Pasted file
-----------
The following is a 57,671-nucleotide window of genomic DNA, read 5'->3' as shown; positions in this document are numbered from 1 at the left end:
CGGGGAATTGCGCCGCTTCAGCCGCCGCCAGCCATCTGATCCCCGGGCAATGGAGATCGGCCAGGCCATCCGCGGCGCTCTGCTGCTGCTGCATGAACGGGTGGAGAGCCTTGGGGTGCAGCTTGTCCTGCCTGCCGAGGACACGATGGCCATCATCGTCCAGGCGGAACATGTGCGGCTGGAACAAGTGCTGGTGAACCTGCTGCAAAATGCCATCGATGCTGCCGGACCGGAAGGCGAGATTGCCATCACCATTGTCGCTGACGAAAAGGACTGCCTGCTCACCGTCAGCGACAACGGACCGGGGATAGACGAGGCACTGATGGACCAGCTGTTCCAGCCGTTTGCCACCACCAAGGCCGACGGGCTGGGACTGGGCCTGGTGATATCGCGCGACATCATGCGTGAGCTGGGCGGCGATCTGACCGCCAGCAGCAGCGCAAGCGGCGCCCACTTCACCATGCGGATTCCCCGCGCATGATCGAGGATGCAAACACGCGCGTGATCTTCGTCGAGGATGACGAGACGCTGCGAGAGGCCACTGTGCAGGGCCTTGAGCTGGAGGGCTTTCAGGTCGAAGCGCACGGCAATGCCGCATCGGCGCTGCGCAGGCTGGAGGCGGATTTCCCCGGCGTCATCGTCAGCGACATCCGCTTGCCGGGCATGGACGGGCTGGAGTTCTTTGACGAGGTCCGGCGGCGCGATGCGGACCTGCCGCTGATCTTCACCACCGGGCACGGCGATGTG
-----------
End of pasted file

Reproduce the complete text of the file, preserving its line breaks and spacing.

The following is a 57,671-nucleotide window of genomic DNA, read 5'->3' as shown; positions in this document are numbered from 1 at the left end:
CGGGGAATTGCGCCGCTTCAGCCGCCGCCAGCCATCTGATCCCCGGGCAATGGAGATCGGCCAGGCCATCCGCGGCGCTCTGCTGCTGCTGCATGAACGGGTGGAGAGCCTTGGGGTGCAGCTTGTCCTGCCTGCCGAGGACACGATGGCCATCATCGTCCAGGCGGAACATGTGCGGCTGGAACAAGTGCTGGTGAACCTGCTGCAAAATGCCATCGATGCTGCCGGACCGGAAGGCGAGATTGCCATCACCATTGTCGCTGACGAAAAGGACTGCCTGCTCACCGTCAGCGACAACGGACCGGGGATAGACGAGGCACTGATGGACCAGCTGTTCCAGCCGTTTGCCACCACCAAGGCCGACGGGCTGGGACTGGGCCTGGTGATATCGCGCGACATCATGCGTGAGCTGGGCGGCGATCTGACCGCCAGCAGCAGCGCAAGCGGCGCCCACTTCACCATGCGGATTCCCCGCGCATGATCGAGGATGCAAACACGCGCGTGATCTTCGTCGAGGATGACGAGACGCTGCGAGAGGCCACTGTGCAGGGCCTTGAGCTGGAGGGCTTTCAGGTCGAAGCGCACGGCAATGCCGCATCGGCGCTGCGCAGGCTGGAGGCGGATTTCCCCGGCGTCATCGTCAGCGACATCCGCTTGCCGGGCATGGACGGGCTGGAGTTCTTTGACGAGGTCCGGCGGCGCGATGCGGACCTGCCGCTGATCTTCACCACCGGGCACGGCGATGTG